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The full Board considers strategic risks and opportunities and regularly receives reports from the committees regarding risk oversight in their areas of responsibility. Our Board believes that the processes it has established for overseeing risk would be effective under a variety of leadership frameworks and, therefore, do not materially affect its choice of leadership structure as described under “Board Leadership Structure” above.

Meetings of the Board.    During the year ended December 31, 2020, the Board held 12 meetings. Each director attended at least 75% of the total of all meetings of the Board and any applicable committee held during the period of his or her tenure in 2020.

The Company encourages, but does not require, its directors to attend annual meetings of stockholders. All of our then-current directors attended the 2020 annual meeting.

Board Composition.    In connection with the Annual Meeting, our Board expects to fix the number of directors at eight.

The Board regularly assesses its composition, including in connection with the Board evaluation process, as further described above in “Identification and Evaluation of Director Candidates.” The ages of our director nominees range from 55 to 72, with an average age of approximately 64. We believe in a balanced approach to director tenure that allows the Board to benefit from a mix of newer directors who bring fresh perspectives and seasoned directors who bring continuity and a deep understanding of our business. For our nominees, lengths of service on our Board range from 0 years to approximately 20 years, with an average tenure of approximately 7 years. In addition, 37.5% of our nominees are female, and 25% of our nominees are ethnically diverse. None of the nominees currently serve on the boards of directors of more than three other public companies.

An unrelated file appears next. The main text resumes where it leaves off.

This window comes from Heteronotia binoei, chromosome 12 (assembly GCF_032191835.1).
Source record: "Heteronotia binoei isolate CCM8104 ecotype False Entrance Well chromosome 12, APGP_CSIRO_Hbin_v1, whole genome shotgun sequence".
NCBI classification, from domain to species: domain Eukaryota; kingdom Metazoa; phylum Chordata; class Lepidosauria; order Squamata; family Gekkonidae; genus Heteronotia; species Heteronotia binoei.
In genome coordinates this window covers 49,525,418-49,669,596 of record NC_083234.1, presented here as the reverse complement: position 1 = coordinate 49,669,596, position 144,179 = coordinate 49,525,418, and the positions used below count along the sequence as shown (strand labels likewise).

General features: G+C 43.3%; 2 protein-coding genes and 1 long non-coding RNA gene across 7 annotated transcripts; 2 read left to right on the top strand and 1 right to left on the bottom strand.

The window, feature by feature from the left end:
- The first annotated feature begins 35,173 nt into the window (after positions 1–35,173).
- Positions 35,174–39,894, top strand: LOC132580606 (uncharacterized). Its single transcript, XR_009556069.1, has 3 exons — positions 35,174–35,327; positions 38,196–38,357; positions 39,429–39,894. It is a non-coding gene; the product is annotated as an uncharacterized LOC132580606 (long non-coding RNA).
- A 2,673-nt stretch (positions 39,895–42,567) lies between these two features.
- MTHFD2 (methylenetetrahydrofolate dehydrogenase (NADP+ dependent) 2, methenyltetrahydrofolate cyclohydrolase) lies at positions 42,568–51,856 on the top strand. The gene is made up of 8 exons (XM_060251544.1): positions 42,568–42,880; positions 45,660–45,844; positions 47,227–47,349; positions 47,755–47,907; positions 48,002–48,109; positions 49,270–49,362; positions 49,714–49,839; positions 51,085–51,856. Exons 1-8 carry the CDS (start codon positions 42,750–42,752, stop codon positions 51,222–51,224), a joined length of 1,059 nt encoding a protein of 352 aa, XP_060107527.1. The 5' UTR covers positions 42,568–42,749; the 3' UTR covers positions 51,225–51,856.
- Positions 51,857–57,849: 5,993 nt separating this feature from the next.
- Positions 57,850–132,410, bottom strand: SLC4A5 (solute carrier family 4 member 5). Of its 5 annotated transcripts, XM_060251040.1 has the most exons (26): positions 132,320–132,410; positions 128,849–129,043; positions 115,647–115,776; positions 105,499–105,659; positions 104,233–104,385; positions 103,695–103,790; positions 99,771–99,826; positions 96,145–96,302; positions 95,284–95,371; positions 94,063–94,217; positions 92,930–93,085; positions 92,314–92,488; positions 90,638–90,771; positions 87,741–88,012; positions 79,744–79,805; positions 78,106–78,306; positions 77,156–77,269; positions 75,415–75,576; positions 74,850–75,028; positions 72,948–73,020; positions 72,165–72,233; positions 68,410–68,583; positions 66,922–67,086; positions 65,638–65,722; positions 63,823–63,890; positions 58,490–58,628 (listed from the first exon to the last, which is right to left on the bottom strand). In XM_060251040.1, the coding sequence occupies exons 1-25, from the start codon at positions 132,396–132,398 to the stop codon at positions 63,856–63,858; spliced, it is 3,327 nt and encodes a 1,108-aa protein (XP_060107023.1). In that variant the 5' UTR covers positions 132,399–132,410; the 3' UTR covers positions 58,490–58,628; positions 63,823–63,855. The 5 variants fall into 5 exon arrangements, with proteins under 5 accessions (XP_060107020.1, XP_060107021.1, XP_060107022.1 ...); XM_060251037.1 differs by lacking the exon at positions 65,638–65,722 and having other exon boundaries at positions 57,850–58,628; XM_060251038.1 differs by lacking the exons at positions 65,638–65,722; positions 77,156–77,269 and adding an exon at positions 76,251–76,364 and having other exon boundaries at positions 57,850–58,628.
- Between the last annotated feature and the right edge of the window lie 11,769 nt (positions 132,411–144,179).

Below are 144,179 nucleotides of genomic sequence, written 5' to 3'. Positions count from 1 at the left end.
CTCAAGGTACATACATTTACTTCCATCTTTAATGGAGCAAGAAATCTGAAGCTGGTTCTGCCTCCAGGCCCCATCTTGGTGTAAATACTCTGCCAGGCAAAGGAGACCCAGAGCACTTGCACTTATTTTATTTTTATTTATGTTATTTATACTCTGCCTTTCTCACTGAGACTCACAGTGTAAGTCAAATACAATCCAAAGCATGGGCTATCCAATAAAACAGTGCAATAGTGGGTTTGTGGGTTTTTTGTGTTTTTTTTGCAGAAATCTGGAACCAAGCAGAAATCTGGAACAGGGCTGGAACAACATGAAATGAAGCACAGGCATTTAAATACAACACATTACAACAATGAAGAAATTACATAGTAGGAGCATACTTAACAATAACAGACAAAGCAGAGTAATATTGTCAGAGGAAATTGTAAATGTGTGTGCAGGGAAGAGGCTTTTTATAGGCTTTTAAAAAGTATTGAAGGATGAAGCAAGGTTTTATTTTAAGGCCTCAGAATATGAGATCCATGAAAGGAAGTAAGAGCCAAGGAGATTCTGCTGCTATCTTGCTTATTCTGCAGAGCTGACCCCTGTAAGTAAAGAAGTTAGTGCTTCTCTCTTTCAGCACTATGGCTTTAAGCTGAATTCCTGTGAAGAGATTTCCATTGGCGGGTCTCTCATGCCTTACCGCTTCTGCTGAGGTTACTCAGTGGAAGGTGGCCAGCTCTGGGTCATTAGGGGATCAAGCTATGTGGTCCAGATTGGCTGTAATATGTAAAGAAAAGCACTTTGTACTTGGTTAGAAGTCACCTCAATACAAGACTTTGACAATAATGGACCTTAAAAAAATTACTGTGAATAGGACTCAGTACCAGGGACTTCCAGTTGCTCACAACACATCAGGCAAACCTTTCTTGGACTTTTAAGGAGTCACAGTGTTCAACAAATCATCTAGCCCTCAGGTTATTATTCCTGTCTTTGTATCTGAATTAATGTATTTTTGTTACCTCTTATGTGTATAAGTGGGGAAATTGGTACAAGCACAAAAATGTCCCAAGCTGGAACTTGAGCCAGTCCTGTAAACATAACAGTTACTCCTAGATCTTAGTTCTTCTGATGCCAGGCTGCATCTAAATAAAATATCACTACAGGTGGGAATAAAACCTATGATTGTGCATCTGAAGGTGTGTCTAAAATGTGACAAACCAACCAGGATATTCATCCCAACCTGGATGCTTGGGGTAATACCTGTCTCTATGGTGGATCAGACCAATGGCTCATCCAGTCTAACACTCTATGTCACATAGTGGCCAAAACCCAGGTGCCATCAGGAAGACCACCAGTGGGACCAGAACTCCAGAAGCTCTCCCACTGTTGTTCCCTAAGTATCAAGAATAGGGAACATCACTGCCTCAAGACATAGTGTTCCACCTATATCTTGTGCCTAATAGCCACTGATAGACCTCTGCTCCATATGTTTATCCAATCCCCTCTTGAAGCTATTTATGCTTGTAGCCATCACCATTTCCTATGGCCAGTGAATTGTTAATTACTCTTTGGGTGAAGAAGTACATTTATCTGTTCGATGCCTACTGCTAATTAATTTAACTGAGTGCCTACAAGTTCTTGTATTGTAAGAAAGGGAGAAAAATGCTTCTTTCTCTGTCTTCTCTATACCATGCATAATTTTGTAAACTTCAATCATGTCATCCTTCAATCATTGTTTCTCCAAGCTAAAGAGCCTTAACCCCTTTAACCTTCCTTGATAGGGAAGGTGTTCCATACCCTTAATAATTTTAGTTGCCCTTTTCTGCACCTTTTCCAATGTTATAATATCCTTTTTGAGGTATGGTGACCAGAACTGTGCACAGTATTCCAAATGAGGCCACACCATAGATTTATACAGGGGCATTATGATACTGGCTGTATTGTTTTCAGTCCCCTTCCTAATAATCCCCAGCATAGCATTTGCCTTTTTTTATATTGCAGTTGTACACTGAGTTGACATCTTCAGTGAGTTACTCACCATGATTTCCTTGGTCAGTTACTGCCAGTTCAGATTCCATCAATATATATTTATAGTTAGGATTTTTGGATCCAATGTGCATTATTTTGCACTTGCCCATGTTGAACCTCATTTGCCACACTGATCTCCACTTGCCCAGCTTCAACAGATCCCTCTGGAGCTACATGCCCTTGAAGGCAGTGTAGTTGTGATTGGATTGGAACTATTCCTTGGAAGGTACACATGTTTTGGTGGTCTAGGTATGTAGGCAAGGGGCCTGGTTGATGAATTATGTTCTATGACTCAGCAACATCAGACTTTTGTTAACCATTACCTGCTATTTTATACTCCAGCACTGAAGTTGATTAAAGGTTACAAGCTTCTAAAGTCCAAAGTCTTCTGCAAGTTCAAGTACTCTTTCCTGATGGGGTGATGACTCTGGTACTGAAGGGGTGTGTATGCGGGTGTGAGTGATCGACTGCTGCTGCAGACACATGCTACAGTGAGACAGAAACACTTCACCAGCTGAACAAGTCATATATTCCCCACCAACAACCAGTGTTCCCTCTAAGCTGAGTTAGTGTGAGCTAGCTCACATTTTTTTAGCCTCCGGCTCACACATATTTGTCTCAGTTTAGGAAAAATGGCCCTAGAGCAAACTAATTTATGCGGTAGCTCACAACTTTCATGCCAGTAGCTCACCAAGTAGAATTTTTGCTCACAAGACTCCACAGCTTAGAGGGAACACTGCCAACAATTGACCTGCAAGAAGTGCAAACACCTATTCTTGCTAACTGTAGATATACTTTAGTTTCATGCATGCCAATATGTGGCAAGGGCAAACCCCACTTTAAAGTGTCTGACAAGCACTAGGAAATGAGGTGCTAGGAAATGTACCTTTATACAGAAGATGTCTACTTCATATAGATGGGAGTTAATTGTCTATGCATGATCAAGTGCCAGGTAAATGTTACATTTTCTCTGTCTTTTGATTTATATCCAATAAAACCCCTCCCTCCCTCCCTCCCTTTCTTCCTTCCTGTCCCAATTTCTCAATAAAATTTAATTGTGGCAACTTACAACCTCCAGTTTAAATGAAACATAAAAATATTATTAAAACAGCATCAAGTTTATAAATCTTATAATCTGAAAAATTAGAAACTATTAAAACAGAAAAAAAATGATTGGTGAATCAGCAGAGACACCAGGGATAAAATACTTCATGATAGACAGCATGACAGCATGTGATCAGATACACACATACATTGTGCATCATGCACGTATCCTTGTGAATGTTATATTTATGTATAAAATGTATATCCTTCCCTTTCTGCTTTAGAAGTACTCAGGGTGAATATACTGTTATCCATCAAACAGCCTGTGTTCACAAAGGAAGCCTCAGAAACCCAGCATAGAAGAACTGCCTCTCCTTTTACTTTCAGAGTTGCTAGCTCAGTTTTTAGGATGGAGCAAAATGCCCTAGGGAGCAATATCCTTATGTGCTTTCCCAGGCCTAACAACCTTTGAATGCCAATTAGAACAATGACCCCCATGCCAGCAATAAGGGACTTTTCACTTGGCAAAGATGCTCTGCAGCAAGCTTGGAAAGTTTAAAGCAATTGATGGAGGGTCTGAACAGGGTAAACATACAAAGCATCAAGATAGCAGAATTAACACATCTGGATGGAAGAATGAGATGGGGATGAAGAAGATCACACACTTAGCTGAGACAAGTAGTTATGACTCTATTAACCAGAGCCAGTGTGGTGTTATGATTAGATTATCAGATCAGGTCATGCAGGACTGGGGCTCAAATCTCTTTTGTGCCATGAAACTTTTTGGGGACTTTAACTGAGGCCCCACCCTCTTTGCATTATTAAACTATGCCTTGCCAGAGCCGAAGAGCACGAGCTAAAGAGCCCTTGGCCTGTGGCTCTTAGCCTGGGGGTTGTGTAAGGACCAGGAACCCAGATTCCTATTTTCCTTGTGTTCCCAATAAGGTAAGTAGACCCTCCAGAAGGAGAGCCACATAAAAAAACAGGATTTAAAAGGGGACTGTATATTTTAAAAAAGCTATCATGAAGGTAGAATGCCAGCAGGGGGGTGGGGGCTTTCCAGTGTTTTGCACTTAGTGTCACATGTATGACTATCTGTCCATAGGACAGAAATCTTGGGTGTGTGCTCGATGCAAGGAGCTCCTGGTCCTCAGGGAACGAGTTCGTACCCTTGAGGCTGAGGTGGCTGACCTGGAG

Committees of the Board.    To facilitate independent director review, and to make the most effective use of the directors’ time and capabilities, we have established the Audit Committee and the Compensation and Governance Committee. The Board is permitted to establish other committees from time to time as it deems appropriate.

Audit Committee

 

Audit Committee Membership
Leslie S. Heisz, Chair
Kieran T. Gallahue
Steven R. Loranger
Ramona Sequeira

Key Highlights.

 

 

Each member is “independent,” “financially literate,” and an “audit committee financial expert” under applicable rules of the NYSE and the SEC.

 

 

The Audit Committee held nine meetings in 2020.

Purpose.    The Audit Committee assists the Board in fulfilling its oversight responsibilities relating to, among other things:

 

 

the integrity of the Company’s financial statements;

 

 

compliance with legal and regulatory requirements;

 

 

monitoring the independent registered public accounting firm’s qualifications, performance and independence;

 

 

the performance of the Company’s internal audit function;

 

 

the Company’s investment and hedging activities; and

 

 

enterprise-wide risks and management practices related to those risks, including, but not limited to, manufacturing processes and supplier quality, product development processes and systems, continuity of our operations and information technology infrastructure and cybersecurity and information security risks.